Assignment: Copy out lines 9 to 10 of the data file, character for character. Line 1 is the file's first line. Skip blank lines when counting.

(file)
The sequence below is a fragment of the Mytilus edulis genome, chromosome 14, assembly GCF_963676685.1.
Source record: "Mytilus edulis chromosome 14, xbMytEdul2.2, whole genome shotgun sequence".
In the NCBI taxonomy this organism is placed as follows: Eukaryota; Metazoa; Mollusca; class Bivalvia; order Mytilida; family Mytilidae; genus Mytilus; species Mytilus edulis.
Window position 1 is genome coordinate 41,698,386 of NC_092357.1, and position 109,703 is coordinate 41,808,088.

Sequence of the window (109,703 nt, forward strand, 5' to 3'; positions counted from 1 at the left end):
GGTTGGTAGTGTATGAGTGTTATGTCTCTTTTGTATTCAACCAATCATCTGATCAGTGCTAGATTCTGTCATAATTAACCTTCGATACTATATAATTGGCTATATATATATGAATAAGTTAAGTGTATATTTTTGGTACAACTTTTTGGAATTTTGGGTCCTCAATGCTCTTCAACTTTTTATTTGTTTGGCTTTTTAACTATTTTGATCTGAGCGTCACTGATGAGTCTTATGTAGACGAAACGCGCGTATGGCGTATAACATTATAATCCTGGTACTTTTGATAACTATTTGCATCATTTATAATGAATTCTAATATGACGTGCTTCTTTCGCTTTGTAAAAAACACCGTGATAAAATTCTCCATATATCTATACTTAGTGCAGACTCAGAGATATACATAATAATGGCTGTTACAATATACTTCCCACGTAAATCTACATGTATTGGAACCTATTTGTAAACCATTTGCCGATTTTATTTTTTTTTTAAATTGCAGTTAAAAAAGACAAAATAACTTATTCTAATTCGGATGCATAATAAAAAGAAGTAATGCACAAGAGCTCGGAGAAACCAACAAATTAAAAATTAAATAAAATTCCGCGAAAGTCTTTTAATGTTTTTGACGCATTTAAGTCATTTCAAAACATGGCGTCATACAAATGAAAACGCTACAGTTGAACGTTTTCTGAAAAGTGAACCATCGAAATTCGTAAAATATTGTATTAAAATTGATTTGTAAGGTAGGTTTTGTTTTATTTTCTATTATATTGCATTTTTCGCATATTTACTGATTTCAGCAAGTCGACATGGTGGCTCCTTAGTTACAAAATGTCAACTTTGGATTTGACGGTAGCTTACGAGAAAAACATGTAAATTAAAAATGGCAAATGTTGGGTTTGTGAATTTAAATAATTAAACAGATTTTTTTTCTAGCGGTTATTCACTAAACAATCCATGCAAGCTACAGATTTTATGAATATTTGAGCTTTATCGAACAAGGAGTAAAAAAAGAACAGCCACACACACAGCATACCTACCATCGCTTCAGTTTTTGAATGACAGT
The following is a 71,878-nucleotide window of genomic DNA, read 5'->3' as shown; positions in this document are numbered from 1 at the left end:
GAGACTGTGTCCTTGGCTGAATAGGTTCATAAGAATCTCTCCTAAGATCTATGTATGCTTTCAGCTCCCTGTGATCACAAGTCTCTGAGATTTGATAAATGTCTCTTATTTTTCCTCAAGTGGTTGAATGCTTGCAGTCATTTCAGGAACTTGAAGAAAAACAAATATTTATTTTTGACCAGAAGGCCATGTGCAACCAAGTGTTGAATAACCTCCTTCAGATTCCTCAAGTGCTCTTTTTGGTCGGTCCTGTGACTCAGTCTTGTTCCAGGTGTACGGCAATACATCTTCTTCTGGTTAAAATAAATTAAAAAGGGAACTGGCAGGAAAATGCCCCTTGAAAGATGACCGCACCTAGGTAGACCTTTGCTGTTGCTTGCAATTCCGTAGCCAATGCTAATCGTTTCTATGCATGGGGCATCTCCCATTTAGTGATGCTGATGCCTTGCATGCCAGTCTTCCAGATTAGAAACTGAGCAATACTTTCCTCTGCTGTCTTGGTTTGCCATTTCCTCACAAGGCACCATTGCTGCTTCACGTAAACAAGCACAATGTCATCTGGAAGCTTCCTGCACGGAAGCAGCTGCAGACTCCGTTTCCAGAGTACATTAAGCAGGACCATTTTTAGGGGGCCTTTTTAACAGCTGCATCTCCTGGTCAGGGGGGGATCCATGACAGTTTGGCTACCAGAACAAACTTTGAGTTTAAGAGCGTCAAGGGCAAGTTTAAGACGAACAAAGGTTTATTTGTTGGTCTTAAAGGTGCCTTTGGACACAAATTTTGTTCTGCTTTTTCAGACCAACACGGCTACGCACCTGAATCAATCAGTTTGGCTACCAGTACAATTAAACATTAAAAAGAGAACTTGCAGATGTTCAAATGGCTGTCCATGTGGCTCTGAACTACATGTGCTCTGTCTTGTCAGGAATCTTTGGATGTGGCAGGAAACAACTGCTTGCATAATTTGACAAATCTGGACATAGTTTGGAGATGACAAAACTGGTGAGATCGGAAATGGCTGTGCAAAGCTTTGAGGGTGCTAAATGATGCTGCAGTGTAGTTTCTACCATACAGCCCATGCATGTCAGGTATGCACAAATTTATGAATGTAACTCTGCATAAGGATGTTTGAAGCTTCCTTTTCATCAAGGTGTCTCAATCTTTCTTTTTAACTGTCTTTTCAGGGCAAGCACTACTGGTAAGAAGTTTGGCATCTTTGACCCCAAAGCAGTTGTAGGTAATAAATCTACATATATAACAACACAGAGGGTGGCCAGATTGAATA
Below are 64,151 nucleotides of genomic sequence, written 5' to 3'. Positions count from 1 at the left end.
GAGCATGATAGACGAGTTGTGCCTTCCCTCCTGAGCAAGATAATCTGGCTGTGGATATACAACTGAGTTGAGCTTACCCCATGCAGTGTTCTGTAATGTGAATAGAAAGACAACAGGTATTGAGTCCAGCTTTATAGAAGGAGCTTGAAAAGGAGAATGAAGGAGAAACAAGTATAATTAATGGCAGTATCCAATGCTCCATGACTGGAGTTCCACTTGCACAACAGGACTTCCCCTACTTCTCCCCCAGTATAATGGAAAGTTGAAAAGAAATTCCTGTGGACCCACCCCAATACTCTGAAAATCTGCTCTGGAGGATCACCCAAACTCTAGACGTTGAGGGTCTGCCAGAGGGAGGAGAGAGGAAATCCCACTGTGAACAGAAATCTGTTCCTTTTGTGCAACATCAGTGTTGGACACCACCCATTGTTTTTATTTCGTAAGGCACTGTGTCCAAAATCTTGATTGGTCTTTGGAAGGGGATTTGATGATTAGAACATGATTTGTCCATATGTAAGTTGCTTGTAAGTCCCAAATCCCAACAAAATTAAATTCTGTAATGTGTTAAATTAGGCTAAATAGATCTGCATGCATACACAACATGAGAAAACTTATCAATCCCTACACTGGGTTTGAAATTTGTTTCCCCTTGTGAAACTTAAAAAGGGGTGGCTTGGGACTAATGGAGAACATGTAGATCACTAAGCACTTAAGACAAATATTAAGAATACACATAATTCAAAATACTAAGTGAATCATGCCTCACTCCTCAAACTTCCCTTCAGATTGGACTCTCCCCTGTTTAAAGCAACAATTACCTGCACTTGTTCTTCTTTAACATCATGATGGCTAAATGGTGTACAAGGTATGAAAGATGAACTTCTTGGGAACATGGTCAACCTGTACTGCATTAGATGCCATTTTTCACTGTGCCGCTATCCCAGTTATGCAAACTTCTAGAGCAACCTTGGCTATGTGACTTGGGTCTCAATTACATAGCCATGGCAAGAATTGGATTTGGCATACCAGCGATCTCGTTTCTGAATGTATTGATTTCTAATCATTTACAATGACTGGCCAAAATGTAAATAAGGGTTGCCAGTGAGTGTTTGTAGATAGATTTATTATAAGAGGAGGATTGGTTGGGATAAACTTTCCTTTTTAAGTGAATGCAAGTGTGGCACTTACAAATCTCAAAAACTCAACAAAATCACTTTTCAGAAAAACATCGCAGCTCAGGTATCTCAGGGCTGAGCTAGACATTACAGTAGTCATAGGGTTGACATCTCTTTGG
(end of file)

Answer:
Below are 64,151 nucleotides of genomic sequence, written 5' to 3'. Positions count from 1 at the left end.
GAGCATGATAGACGAGTTGTGCCTTCCCTCCTGAGCAAGATAATCTGGCTGTGGATATACAACTGAGTTGAGCTTACCCCATGCAGTGTTCTGTAATGTGAATAGAAAGACAACAGGTATTGAGTCCAGCTTTATAGAAGGAGCTTGAAAAGGAGAATGAAGGAGAAACAAGTATAATTAATGGCAGTATCCAATGCTCCATGACTGGAGTTCCACTTGCACAACAGGACTTCCCCTACTTCTCCCCCAGTATAATGGAAAGTTGAAAAGAAATTCCTGTGGACCCACCCCAATACTCTGAAAATCTGCTCTGGAGGATCACCCAAACTCTAGACGTTGAGGGTCTGCCAGAGGGAGGAGAGAGGAAATCCCACTGTGAACAGAAATCTGTTCCTTTTGTGCAACATCAGTGTTGGACACCACCCATTGTTTTTATTTCGTAAGGCACTGTGTCCAAAATCTTGATTGGTCTTTGGAAGGGGATTTGATGATTAGAACATGATTTGTCCATATGTAAGTTGCTTGTAAGTCCCAAATCCCAACAAAATTAAATTCTGTAATGTGTTAAATTAGGCTAAATAGATCTGCATGCATACACAACATGAGAAAACTTATCAATCCCTACACTGGGTTTGAAATTTGTTTCCCCTTGTGAAACTTAAAAAGGGGTGGCTTGGGACTAATGGAGAACATGTAGATCACTAAGCACTTAAGACAAATATTAAGAATACACATAATTCAAAATACTAAGTGAATCATGCCTCACTCCTCAAACTTCCCTTCAGATTGGACTCTCCCCTGTTTAAAGCAACAATTACCTGCACTTGTTCTTCTTTAACATCATGATGGCTAAATGGTGTACAAGGTATGAAAGATGAACTTCTTGGGAACATGGTCAACCTGTACTGCATTAGATGCCATTTTTCACTGTGCCGCTATCCCAGTTATGCAAACTTCTAGAGCAACCTTGGCTATGTGACTTGGGTCTCAATTACATAGCCATGGCAAGAATTGGATTTGGCATACCAGCGATCTCGTTTCTGAATGTATTGATTTCTAATCATTTACAATGACTGGCCAAAATGTAAATAAGGGTTGCCAGTGAGTGTTTGTAGATAGATTTATTATAAGAGGAGGATTGGTTGGGATAAACTTTCCTTTTTAAGTGAATGCAAGTGTGGCACTTACAAATCTCAAAAACTCAACAAAATCACTTTTCAGAAAAACATCGCAGCTCAGGTATCTCAGGGCTGAGCTAGACATTACAGTAGTCATAGGGTTGACATCTCTTTGG